Letters:Unions, then and now

Then: When I was part of the working force, I started in the mid-1950s as a member of the United Brotherhood of Carpenters, and years prior, unions were the greatest that ever happened in America because they raised people's standard of living, bringing me out of poverty, and were responsible for the many benefits people are enjoying today. Then, one had an honest day's wage for an honest day's work.

Now: Since the middle to late '70s, Unions started to abuse their power. The West Coast, North and Northeastern liberal states were not on the same pay scale as Middle America. Benefits and wages became so high that just to exist, corporations started leaving the country to avoid the demands of the unions. For example, Japan could come to our country, buy and ship scrap iron back to Japan, produce quality products, and then ship their finished products back to the U.S., and still sell them cheaper than our own steel mills.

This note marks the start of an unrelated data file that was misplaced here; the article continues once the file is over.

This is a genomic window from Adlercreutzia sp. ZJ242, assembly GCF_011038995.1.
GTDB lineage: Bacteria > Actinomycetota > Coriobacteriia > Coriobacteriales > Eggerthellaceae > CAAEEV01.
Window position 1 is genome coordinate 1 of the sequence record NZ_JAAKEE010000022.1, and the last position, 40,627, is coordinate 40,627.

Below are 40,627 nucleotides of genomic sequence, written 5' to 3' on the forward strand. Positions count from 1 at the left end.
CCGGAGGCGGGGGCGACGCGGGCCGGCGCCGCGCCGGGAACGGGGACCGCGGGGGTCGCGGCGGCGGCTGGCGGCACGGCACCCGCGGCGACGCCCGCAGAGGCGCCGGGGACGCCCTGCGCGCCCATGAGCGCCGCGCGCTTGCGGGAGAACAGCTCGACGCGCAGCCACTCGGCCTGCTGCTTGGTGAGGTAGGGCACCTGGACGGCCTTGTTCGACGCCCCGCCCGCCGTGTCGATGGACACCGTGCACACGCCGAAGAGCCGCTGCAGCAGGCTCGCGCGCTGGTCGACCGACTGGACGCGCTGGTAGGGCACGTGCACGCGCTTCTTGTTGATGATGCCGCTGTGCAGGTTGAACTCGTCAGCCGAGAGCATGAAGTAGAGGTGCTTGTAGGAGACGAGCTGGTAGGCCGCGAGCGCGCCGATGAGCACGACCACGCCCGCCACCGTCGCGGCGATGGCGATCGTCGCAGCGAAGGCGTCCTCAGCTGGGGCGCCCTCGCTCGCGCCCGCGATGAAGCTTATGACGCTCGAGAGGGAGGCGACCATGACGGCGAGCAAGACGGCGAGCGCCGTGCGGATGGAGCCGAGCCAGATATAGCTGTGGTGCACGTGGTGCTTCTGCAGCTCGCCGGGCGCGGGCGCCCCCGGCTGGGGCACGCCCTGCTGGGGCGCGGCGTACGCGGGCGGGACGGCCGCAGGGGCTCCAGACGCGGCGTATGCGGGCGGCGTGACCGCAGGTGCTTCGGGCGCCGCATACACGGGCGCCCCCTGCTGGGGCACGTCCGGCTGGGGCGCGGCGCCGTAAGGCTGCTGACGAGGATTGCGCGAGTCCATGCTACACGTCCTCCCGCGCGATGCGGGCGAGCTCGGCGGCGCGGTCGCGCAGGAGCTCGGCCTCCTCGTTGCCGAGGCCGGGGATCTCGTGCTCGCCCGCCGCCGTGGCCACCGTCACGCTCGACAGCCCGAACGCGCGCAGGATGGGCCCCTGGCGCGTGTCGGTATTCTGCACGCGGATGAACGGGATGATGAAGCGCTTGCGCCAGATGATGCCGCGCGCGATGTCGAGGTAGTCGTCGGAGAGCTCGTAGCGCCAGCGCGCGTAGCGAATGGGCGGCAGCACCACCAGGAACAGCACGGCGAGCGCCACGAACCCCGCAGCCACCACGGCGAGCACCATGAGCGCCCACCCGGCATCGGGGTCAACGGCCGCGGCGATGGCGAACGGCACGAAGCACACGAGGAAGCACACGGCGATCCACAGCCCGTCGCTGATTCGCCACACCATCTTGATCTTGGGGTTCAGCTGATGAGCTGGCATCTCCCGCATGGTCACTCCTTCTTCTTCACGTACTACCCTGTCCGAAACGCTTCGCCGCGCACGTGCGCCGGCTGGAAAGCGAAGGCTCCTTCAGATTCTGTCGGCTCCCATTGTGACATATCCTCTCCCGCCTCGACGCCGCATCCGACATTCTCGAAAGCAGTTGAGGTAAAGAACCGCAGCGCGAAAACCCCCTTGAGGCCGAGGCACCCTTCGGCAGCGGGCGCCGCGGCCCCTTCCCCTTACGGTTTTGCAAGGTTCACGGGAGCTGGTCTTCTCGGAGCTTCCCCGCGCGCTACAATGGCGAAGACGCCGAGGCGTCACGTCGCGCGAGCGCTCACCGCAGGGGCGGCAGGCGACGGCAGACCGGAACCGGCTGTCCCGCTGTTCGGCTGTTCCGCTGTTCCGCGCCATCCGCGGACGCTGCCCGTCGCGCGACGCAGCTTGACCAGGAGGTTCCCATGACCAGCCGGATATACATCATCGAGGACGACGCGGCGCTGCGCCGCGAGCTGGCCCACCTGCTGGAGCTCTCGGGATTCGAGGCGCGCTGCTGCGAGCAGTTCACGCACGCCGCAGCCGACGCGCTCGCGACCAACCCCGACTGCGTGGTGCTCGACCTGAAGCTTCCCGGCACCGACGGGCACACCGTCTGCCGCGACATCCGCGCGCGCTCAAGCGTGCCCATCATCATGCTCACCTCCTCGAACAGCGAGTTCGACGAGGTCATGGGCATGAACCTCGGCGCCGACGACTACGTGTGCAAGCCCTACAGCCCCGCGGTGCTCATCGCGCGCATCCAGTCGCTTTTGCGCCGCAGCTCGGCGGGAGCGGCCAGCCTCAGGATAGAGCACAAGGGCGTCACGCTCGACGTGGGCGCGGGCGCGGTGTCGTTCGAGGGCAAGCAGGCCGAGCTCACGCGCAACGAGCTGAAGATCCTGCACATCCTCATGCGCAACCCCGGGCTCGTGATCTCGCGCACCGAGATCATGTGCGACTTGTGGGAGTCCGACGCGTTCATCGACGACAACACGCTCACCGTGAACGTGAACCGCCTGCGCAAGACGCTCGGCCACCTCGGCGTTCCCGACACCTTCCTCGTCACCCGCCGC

Now: Benefits and wages have gone out of sight for the unions and we cannot compete in the world market. Fifty-one percent of Chrysler today is owned by the United Auto Workers Union; 95 percent of those people could hardly be classified as "skilled craftsmen." Some of the high-paying benefit jobs could be filled by gorillas (all one would need would be to feed them bananas).

Now: Another problem some unions have is that no matter how incompetent, lazy or unproductive an employee may be, they cannot be fired, including some federal employees. Union workers in the construction trade, in my 40 years of experience, have made me a believer that 90 percent of them are not so-called Democrats but are conservative people, and yet, union dues go to support the so-called Democratic political system (especially government employees), those who got President Obama elected, 95 percent of black voters, ACORN, socialists and so-called left-wing kooks, and let's not forget the many young people who thought Obama was so cool.

Now: At this time, unions are one of the most detrimental systems to this country. Unions in Greece and Spain, and probably a few other European socialist countries, are on the verge of bankruptcy, and we are soon to follow unless there is a drastic change in this socialist government. But, people do not want to give up what has already been given to them, even though it may ruin America. We must be able to compete worldwide if America is to survive as a nation of free and independent individuals.

I firmly believe that the speaker of the House of Representatives is at least "three quarters of a bubble out of plumb."

Ray Cordell

Golden Valley